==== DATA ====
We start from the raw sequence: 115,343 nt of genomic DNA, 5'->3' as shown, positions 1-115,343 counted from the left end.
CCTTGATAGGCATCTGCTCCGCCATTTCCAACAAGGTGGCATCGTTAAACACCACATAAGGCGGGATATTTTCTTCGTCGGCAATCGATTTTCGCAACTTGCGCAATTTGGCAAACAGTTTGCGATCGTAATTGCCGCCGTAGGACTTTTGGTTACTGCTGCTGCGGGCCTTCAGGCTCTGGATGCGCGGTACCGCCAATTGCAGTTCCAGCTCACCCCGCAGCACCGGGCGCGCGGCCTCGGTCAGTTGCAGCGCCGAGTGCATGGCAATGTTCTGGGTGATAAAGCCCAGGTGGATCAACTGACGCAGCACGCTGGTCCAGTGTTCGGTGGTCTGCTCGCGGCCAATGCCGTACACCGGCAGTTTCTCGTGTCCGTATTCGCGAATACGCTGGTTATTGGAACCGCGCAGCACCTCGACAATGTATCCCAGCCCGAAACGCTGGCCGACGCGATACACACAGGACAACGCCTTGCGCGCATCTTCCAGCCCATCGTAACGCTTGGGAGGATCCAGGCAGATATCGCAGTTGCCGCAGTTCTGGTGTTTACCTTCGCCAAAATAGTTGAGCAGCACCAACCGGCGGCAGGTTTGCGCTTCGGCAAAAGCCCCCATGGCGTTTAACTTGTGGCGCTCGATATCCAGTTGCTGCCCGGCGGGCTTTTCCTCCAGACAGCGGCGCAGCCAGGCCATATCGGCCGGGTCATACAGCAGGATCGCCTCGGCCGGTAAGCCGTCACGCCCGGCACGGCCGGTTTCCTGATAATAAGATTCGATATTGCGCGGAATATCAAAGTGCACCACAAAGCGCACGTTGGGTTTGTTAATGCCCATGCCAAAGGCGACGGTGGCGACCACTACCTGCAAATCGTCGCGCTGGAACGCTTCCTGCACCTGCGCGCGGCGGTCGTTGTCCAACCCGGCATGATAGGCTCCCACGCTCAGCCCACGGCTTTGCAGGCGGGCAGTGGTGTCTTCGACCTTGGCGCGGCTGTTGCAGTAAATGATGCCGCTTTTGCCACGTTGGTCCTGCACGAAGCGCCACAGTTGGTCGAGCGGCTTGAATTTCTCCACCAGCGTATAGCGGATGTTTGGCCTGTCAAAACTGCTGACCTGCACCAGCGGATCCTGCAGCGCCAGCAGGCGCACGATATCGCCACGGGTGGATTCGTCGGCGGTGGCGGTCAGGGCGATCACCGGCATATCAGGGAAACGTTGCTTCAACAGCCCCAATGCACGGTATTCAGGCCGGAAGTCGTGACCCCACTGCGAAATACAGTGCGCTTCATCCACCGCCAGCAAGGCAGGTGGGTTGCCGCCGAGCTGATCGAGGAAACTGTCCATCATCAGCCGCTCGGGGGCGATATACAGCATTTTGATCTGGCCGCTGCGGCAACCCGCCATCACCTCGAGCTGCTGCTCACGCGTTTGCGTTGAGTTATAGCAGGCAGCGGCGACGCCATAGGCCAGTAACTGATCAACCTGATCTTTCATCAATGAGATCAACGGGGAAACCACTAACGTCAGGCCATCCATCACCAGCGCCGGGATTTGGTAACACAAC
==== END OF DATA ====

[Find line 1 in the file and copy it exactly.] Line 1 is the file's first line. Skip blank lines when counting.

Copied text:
We start from the raw sequence: 115,343 nt of genomic DNA, 5'->3' as shown, positions 1-115,343 counted from the left end.